The Age of Enlightenment
P. M. Mitchell
Every distinguishable age can be looked on as an era of transition. To a certain extent this is a truism. Nevertheless, some points in history in retrospect seem to be more marked and more significant than others. One such identifiable transitional period of consequence is the passage from the late seventeenth to the early eighteenth century. By generally accepted terminology, this transition is from the era of the baroque to the era of Enlightenment. These two periods had many elements in common in Denmark (and, less obviously, in its co-kingdom of Norway) as well as in the rest of Europe, for there was a higher social culture that was international in orientation and neoclassical in style at the same time as there was a vernacular culture--separate from and at first disregarded by the intelligentsia. The classical orientation remained dominant in the eighteenth century as the vernacular slowly came into its own. Latin poetry continued to be produced, but that poetry is forgotten today, for it was gradually superseded by the vernacular culture that we now tacitly assume to be the norm.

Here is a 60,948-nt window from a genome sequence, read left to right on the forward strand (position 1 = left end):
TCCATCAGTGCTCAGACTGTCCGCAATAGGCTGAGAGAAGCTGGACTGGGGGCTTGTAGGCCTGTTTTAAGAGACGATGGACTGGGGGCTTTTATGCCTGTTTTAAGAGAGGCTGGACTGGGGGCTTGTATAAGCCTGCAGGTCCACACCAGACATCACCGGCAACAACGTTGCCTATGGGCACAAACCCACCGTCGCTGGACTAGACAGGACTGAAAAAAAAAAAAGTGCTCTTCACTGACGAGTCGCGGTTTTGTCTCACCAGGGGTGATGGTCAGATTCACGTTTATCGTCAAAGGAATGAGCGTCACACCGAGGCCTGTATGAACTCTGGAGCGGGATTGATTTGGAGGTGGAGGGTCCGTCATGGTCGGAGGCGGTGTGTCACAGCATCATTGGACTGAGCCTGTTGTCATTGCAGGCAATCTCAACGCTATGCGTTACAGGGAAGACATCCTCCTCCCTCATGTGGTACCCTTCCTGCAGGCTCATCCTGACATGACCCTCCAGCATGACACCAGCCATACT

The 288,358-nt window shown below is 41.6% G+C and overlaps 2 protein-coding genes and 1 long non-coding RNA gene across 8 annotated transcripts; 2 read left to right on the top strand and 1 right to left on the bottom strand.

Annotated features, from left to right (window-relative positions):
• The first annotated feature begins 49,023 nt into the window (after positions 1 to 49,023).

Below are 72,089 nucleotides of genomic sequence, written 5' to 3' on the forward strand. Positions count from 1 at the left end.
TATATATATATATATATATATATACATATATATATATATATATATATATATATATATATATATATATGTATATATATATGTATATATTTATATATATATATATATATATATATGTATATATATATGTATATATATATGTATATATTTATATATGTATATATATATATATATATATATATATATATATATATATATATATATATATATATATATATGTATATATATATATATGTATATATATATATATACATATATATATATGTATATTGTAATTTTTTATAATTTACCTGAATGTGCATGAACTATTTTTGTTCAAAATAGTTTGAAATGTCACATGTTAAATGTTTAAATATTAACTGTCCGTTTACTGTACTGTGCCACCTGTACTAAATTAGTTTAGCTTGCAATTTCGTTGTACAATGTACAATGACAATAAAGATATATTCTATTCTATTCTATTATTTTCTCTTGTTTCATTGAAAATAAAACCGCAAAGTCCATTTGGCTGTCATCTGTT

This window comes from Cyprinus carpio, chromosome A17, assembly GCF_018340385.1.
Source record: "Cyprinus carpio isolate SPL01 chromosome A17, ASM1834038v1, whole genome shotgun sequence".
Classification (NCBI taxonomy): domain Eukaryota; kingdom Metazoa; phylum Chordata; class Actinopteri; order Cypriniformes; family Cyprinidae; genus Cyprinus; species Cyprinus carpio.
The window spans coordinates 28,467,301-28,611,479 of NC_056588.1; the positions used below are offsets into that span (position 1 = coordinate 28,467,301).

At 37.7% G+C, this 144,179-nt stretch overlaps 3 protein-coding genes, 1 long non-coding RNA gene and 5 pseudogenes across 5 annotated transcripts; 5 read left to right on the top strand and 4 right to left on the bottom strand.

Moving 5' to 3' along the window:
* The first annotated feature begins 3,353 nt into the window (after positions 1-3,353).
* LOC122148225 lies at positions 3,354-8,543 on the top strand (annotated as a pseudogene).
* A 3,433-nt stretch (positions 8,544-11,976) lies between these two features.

To speak of the eighteenth century as a recognizable literary epoch and entity is neither arbitrary nor idle. For Denmark the early part of the century marks the establishment of a secular imaginative literature in the vernacular, while the end of the century is punctuated by enthusiastic works engendered in part by a rejuvenation of indigenous tradition and in part by an awareness of a new literature to the south: German classicism. The eighteenth century also saw the proliferation of literary and critical genres as the numbers of readers grew.
When we use the term literature today we most often think only of belles lettres, whereas at the beginning of the eighteenth century belletristic works